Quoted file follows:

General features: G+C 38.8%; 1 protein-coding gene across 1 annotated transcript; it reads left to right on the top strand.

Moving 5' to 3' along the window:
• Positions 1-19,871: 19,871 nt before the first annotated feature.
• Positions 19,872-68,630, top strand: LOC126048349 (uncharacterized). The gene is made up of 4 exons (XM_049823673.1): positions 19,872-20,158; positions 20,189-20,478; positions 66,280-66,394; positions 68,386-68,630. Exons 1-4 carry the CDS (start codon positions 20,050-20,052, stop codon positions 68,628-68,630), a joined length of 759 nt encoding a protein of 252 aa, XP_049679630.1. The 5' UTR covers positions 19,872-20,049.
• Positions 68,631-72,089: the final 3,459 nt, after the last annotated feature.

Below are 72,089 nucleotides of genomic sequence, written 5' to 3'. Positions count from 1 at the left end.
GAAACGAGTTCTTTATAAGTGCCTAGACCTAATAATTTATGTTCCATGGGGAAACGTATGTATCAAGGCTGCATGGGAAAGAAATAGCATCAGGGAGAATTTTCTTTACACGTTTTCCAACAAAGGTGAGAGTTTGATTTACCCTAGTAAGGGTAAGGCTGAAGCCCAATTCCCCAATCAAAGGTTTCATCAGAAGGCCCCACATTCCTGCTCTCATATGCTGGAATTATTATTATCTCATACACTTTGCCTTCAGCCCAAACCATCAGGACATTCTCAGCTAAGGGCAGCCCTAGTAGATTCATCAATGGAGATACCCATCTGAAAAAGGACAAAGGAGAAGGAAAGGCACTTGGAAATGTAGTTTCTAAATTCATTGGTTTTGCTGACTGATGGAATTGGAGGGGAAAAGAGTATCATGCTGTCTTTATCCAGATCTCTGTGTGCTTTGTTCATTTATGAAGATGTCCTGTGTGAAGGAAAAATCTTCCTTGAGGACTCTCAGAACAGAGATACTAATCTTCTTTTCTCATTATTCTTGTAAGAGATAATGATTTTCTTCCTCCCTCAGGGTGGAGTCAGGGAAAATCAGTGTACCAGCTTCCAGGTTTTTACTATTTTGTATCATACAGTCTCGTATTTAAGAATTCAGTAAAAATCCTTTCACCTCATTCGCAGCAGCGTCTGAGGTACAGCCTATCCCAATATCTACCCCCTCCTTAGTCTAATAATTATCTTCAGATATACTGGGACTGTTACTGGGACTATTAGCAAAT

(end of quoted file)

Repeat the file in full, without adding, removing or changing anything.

General features: G+C 38.8%; 1 protein-coding gene across 1 annotated transcript; it reads left to right on the top strand.

Moving 5' to 3' along the window:
• Positions 1-19,871: 19,871 nt before the first annotated feature.
• Positions 19,872-68,630, top strand: LOC126048349 (uncharacterized). The gene is made up of 4 exons (XM_049823673.1): positions 19,872-20,158; positions 20,189-20,478; positions 66,280-66,394; positions 68,386-68,630. Exons 1-4 carry the CDS (start codon positions 20,050-20,052, stop codon positions 68,628-68,630), a joined length of 759 nt encoding a protein of 252 aa, XP_049679630.1. The 5' UTR covers positions 19,872-20,049.
• Positions 68,631-72,089: the final 3,459 nt, after the last annotated feature.

Below are 72,089 nucleotides of genomic sequence, written 5' to 3'. Positions count from 1 at the left end.
GAAACGAGTTCTTTATAAGTGCCTAGACCTAATAATTTATGTTCCATGGGGAAACGTATGTATCAAGGCTGCATGGGAAAGAAATAGCATCAGGGAGAATTTTCTTTACACGTTTTCCAACAAAGGTGAGAGTTTGATTTACCCTAGTAAGGGTAAGGCTGAAGCCCAATTCCCCAATCAAAGGTTTCATCAGAAGGCCCCACATTCCTGCTCTCATATGCTGGAATTATTATTATCTCATACACTTTGCCTTCAGCCCAAACCATCAGGACATTCTCAGCTAAGGGCAGCCCTAGTAGATTCATCAATGGAGATACCCATCTGAAAAAGGACAAAGGAGAAGGAAAGGCACTTGGAAATGTAGTTTCTAAATTCATTGGTTTTGCTGACTGATGGAATTGGAGGGGAAAAGAGTATCATGCTGTCTTTATCCAGATCTCTGTGTGCTTTGTTCATTTATGAAGATGTCCTGTGTGAAGGAAAAATCTTCCTTGAGGACTCTCAGAACAGAGATACTAATCTTCTTTTCTCATTATTCTTGTAAGAGATAATGATTTTCTTCCTCCCTCAGGGTGGAGTCAGGGAAAATCAGTGTACCAGCTTCCAGGTTTTTACTATTTTGTATCATACAGTCTCGTATTTAAGAATTCAGTAAAAATCCTTTCACCTCATTCGCAGCAGCGTCTGAGGTACAGCCTATCCCAATATCTACCCCCTCCTTAGTCTAATAATTATCTTCAGATATACTGGGACTGTTACTGGGACTATTAGCAAAT